- 24 government agencies (that includes the OAIC, the AAT and the parliamentary departments);
- 16 individuals (that includes academics such as Rick Snell and Moira Paterson, and for want of a better word, activists, me included, and others with expert credentials such as Megan Carter);
- 13 interest groups and political parties (that includes the media, librarians, archivists, scientists, lawyers, and The Greens and the Pirate Party)
(Update-and a sharp contrast to the 240 submissions on proposed consolidation of anti-discrimination laws)
Perhaps this was to be expected given the review's low visibility. A single media release by the AG, no speeches, events or issues paper, sparse mention in the mainstream media. And limited buzz or encouragement for discussion and debate in the terms of reference that are as dry as dust.
And of course November- January is hardly a great time for such stuff, given most of us tend to be otherwise preoccupied.
In one of my "Dear Dr Hawke's" (and in remarks at the National Information Law Conference in Canberra in November) I wondered if any government agency would bring the review to the attention of those with whom they have dealings, particularly those that take a close interest in issues covered by the agency including FOI applicants. Or mention the review on their website. Not any as far as I can see.
Citizen perspectives, satisfaction, disappointment, how the agency has used FOI to enhance public participation or engagement, or lessons learned about how the law might work better for the public don't rate a mention in agency submissions.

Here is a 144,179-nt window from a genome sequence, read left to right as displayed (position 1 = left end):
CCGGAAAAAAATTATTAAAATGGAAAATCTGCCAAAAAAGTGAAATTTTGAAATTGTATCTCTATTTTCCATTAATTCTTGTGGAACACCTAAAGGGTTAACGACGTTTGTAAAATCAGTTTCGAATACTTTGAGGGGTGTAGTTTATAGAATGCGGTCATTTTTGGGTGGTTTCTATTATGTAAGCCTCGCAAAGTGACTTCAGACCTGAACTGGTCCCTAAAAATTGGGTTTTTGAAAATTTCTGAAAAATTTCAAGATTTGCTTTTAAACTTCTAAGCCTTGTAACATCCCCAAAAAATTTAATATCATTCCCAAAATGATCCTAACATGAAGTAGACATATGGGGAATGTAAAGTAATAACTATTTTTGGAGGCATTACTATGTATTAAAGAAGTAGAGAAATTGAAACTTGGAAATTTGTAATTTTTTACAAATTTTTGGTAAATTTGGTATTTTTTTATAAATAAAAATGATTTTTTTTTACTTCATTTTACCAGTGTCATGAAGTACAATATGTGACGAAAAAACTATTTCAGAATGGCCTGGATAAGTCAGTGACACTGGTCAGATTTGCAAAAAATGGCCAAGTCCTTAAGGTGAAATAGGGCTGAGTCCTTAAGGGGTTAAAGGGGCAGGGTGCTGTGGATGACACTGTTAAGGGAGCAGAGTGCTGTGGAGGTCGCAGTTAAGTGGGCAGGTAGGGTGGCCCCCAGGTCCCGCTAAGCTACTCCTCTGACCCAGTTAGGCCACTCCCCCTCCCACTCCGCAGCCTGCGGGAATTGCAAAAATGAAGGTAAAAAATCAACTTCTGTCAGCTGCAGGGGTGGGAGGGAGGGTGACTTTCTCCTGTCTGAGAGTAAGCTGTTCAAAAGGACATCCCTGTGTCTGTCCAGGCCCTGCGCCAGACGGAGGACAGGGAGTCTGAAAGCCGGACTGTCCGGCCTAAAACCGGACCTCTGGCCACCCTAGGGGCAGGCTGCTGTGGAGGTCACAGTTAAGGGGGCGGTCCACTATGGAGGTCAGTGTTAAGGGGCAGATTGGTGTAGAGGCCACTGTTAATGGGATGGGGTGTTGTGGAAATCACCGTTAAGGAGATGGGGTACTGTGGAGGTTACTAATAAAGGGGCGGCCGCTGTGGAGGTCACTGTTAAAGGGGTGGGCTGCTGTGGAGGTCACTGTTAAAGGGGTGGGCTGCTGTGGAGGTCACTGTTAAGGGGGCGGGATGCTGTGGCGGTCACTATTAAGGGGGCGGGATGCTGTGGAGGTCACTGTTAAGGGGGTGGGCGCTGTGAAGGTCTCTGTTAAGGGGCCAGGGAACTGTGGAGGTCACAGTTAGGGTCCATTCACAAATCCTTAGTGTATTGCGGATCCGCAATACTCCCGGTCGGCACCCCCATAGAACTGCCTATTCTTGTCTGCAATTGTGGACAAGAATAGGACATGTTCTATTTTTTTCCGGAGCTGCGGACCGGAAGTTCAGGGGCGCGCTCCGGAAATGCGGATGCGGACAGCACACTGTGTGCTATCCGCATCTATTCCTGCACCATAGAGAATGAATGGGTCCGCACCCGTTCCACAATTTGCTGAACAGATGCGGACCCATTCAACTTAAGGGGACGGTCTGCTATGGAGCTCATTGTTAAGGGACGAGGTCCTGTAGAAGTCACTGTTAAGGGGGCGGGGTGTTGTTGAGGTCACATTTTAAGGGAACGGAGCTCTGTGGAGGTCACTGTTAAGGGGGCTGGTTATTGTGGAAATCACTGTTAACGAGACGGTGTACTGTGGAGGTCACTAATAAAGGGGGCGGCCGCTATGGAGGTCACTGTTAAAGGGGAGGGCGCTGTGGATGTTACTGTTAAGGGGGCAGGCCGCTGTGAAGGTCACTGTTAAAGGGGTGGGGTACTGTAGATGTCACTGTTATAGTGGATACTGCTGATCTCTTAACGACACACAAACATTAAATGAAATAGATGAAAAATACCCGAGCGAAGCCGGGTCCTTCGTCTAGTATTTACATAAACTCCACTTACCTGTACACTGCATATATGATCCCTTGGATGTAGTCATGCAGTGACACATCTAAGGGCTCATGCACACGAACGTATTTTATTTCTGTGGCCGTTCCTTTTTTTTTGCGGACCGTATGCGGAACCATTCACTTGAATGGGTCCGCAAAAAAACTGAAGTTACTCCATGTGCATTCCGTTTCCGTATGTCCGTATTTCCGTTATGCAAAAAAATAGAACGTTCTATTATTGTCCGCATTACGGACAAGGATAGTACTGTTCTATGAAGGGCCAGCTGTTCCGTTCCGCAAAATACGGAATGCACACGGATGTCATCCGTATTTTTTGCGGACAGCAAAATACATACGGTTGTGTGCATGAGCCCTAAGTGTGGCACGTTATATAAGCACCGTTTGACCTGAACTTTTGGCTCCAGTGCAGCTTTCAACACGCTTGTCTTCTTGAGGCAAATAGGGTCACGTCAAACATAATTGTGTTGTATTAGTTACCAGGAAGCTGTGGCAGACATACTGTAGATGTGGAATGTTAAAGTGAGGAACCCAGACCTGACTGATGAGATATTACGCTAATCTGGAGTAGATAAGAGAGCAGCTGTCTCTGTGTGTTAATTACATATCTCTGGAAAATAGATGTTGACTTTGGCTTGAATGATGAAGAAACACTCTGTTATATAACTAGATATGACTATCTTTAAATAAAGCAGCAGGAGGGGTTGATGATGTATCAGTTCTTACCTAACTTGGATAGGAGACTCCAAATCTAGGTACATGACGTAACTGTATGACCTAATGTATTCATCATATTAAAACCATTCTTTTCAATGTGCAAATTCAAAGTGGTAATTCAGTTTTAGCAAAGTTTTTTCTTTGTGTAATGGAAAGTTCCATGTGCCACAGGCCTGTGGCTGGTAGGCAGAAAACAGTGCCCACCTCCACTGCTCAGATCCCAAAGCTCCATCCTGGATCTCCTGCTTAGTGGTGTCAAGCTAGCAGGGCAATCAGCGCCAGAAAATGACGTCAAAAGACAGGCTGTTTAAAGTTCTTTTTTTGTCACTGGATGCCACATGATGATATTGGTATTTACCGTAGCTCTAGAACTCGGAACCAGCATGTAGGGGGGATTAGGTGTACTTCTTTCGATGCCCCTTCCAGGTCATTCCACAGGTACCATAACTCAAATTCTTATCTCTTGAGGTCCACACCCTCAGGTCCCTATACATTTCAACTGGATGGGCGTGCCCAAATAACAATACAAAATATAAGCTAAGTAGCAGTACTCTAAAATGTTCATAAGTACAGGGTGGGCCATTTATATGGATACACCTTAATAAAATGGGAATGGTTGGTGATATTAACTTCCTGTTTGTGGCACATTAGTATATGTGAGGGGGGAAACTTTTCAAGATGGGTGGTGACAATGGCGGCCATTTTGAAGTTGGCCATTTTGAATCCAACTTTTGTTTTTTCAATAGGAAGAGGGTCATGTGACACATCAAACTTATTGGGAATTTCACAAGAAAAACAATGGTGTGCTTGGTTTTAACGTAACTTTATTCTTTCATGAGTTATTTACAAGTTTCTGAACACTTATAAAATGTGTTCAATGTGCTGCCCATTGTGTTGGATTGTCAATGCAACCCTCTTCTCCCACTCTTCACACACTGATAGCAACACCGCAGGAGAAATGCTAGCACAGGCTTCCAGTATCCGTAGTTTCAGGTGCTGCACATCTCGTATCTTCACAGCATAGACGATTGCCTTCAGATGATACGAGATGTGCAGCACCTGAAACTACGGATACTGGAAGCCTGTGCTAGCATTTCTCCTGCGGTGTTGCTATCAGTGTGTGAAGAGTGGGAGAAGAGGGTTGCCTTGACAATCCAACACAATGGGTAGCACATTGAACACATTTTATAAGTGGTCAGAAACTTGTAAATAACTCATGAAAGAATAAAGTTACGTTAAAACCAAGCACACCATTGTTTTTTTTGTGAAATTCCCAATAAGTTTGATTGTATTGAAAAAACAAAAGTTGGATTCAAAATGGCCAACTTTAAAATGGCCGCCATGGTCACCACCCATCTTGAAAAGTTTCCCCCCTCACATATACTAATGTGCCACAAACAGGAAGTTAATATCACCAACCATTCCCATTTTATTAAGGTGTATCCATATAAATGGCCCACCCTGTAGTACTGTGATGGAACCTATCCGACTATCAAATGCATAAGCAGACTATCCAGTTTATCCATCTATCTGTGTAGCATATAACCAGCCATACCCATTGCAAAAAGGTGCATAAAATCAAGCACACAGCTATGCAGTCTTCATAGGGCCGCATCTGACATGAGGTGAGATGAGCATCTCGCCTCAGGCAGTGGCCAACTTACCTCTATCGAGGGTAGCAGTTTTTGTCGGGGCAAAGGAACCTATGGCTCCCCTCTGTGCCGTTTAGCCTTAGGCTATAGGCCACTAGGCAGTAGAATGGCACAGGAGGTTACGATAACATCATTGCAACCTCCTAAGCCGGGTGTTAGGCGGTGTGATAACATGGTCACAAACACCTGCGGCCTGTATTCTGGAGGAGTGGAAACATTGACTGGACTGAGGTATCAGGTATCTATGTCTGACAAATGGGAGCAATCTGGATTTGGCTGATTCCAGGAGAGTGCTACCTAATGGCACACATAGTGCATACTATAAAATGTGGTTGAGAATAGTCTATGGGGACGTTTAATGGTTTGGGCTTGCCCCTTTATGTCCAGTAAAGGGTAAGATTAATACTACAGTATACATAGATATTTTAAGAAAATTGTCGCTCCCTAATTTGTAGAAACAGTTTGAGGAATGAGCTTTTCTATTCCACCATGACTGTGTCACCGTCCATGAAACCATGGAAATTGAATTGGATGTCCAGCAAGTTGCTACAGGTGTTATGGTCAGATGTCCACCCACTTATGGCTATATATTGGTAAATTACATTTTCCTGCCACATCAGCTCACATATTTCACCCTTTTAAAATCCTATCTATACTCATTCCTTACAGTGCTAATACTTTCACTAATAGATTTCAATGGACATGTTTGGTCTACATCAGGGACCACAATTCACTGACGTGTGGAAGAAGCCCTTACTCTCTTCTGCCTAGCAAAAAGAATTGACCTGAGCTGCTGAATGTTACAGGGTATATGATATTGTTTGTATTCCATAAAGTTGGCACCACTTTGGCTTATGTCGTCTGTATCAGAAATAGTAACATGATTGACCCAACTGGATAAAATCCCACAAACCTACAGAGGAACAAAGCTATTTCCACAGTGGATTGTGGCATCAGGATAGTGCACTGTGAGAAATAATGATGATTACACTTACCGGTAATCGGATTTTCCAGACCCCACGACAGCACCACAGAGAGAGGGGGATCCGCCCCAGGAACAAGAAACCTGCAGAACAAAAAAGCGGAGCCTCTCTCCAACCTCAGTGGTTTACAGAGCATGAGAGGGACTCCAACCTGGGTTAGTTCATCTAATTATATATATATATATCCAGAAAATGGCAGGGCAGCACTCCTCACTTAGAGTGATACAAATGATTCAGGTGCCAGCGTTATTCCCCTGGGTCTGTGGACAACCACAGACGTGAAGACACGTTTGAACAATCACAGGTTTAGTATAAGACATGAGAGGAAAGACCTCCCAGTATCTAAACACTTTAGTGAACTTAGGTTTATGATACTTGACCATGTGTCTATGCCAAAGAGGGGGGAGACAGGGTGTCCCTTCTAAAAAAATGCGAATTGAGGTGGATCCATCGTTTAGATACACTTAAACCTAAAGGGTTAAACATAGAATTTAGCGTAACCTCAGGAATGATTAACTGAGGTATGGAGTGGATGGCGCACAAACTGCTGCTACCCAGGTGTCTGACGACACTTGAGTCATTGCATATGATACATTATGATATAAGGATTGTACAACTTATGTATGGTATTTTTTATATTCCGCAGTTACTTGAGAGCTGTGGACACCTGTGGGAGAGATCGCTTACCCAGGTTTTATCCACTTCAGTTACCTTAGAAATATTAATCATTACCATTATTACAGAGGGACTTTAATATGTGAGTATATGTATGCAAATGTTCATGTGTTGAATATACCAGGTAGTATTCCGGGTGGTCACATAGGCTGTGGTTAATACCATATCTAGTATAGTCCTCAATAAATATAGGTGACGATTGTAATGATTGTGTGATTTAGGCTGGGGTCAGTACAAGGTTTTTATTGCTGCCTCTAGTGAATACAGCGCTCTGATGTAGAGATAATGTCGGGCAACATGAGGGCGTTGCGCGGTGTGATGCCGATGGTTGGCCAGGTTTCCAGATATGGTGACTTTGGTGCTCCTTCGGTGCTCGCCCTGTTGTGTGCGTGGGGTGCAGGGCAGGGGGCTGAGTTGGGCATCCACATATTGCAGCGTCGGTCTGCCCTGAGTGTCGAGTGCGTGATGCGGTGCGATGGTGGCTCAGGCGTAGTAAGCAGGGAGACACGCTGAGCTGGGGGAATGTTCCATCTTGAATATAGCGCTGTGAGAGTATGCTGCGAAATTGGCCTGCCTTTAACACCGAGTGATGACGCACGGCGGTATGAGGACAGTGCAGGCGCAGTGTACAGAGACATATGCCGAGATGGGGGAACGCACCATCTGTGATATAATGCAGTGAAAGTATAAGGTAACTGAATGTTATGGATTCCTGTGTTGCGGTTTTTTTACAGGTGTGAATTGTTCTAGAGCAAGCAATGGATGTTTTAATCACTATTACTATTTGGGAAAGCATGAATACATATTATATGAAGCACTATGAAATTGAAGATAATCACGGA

Some agencies with a direct interest because they, or matters of prime concern to them, are specifically mentioned in the terms of reference - Department of Prime Minister and Cabinet (cabinet documents) and the intelligence agencies ( currently a blanket exclusion) aren't anywhere to be seen so far. (Update: a joint intelligence community submission has now been published). PM&C, along with Treasury, another no show, have been long-time close friends of Frank and Candid, who also have a special place in this, thanks to Attorney General Roxon's terms.
Maybe in the confidential file?
It isn't just about the reforms of 2010. But that is the focus of most submissions.
Submissions from outside government generally argue for changes that broaden access rights, extend coverage, limit charges, streamline the review model.
(Comment: while agency and OAIC resourcing is an issue, other factors should be under the microscope: cultures that pervade agency decision making and what this adds to cost and time; efficiency, another great unknown; estimated cost including the $41 million figure bandied about needs closer examination. And the need to bear in mind that improving rights of access was, and presumably remains the government's objective. Only around 5000 requests of this type were received in 2011-12 across the entire government sector, hardly a staggering number.)
There is a lot of rats and mice stuff in submissions as well.
I'll pick up in other posts on some of the submissions and significant issues raised.
In a telephone conversation with Dr Hawke a week ago, I urged on him the potential value of some kind of roundtable discussion. Hope he has the time and interest.